The Chronicle recently pushed out a number of articles on the current state of the college textbook. One of these articles, The Object Formerly Known as the Textbook, begins by acknowledging the changing nature of the textbook,  as not simply a repackaging of content into a new, digital new format (i.e. e-text), but as a new form of media altogether. Promising. But rather than exploring the potential of the open web and social media  to redefine the college course as something more than content, or mentioning platforms like PLEs, PLNs, and wikis, or tools like RSS aggregators, the article instead focuses on big P publisher’s interpretation of the modern textbook, as so-called “personalized learning experiences,” or a “course in a box”,  forms that essentially add a layer of interactive software overtop the same old content (albeit digital). It’s like tapping out a message in Morse code over the telephone.

“It’s not a textbook, it is an entire course,” says Jean Wisuri, director of distance education at Cincinnati State Technical and Community College, describing a product called Course360, from Cengage Learning. “It has activities built right into the textbook itself.” A professor could essentially rely on a Course360 title as the full curriculum in an online course, letting students loose in the system and having them teach themselves. The Course360 titles connect to the university’s learning-management system, linking them directly into an institution’s existing virtual classroom.” Also: It slices! It dices! It juliennes!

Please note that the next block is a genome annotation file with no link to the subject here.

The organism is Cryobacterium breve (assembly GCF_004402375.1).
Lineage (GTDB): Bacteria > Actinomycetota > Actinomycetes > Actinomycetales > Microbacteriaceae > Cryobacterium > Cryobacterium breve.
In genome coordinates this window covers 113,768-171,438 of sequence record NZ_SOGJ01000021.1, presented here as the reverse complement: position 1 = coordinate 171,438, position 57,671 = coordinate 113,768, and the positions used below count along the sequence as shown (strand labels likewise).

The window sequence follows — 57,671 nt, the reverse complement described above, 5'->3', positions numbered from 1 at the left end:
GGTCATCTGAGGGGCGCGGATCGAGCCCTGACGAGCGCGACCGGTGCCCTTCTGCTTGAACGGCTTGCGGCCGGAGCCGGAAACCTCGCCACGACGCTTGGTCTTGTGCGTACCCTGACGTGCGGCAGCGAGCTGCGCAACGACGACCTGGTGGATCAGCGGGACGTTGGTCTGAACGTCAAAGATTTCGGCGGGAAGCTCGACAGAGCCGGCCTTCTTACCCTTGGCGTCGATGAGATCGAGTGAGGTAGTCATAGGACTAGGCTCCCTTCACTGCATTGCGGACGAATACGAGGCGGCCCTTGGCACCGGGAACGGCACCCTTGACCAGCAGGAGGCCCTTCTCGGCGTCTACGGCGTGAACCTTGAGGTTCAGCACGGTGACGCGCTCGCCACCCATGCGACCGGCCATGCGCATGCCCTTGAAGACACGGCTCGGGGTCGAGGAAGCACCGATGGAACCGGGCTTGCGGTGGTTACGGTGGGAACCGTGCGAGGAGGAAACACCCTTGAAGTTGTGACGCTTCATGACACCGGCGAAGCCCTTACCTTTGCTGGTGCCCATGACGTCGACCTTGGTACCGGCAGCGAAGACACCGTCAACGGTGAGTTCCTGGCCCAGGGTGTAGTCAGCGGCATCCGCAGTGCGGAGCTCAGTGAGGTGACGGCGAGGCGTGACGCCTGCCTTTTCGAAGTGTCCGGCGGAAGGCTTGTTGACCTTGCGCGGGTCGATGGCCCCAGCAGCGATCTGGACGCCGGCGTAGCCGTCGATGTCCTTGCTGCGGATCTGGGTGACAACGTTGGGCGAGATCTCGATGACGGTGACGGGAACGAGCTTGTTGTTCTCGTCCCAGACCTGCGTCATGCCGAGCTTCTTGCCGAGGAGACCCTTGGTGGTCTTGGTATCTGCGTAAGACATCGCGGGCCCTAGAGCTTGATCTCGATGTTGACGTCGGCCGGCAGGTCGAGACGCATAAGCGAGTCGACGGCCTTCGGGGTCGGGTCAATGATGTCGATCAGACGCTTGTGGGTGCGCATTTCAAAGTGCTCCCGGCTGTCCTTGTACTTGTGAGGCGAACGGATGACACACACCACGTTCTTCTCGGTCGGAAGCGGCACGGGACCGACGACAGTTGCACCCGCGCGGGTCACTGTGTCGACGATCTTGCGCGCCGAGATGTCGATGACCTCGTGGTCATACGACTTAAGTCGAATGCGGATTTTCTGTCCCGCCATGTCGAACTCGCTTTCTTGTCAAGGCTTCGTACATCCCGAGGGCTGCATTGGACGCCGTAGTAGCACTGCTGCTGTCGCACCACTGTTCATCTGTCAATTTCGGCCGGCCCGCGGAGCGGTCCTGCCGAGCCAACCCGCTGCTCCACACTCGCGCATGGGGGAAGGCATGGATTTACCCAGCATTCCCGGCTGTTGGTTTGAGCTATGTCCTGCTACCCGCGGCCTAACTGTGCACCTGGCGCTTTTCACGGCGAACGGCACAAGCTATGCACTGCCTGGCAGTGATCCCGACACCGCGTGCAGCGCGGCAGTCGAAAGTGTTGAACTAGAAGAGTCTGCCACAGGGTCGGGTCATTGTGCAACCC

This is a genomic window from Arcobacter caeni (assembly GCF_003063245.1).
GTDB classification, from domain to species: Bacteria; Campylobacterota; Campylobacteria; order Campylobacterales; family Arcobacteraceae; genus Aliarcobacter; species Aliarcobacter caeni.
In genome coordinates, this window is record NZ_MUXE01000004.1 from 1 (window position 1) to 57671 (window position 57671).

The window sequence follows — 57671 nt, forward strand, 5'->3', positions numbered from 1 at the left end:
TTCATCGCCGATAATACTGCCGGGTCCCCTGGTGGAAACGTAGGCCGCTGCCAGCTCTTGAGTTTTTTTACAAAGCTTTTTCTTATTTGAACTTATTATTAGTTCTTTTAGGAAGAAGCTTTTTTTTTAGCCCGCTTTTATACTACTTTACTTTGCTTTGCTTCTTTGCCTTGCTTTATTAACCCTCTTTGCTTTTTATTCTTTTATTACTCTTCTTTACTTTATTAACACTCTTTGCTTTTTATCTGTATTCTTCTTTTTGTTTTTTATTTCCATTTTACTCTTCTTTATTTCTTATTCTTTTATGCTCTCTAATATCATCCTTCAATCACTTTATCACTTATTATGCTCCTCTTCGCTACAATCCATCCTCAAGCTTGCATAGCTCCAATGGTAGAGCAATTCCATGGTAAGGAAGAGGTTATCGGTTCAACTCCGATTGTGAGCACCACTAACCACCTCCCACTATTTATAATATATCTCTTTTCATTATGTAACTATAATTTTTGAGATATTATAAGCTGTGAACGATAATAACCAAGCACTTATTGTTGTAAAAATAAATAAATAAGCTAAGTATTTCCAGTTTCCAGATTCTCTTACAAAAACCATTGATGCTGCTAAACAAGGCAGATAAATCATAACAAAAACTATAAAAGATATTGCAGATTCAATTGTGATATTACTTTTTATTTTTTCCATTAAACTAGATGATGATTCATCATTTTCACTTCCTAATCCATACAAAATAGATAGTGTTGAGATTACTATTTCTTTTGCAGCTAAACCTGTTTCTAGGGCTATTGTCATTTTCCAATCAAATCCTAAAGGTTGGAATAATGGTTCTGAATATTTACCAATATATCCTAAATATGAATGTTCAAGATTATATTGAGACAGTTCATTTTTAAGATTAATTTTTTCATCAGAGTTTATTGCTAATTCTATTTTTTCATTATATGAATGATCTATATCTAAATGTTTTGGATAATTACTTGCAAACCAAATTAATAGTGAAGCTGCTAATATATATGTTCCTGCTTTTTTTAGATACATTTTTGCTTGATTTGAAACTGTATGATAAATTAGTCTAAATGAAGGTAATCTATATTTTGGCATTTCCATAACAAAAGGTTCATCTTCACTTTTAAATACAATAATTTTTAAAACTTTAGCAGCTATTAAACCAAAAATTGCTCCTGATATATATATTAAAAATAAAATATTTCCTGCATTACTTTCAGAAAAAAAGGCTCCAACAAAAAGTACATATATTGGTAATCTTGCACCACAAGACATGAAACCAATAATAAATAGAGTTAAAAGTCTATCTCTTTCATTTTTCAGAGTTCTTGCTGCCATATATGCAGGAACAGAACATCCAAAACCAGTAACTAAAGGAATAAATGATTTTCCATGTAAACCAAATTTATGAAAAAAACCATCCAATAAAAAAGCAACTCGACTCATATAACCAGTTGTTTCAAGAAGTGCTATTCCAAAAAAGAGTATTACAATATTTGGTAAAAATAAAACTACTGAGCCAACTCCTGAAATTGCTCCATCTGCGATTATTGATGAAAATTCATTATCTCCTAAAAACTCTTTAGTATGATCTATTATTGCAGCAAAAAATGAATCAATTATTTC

Now, rather than simply relying on publishers to produce and polish a significant piece of a course curriculum–the textbook–publishers are now developing and delivering the entire curriculum, as well as creating assignments and giving the tests. When we peered into the future a few years ago and considered the possible outcome of the explosion of web-based technologies, the embrace of social media, and the promise of distance learning, is this what we imagined? The same pedagogy, only with a few bells and whistles added on and an even larger role for publishers?

The most distressing quote from the article that I think  captures the current reality that, for whatever the reason–budget cuts, impossible teaching loads, institutional culture–many post-secondary faculty are abdicating educational control of their courses to commercial vendors and publishers, like Pearson, is this one:

Mr. Finegold emphasizes that this doesn’t mean professors have to choose books from Pearson. But in the courses for which professors do adopt Pearson textbooks, that will represent an unusually deep role for a publisher—helping to build the virtual classroom, the curriculum, and the course materials. And that raises the question of why students need the university at all, if the publisher is the one doing much of the teaching. <emphasis mine>

I’m afraid Pearson already knows the answer to that question.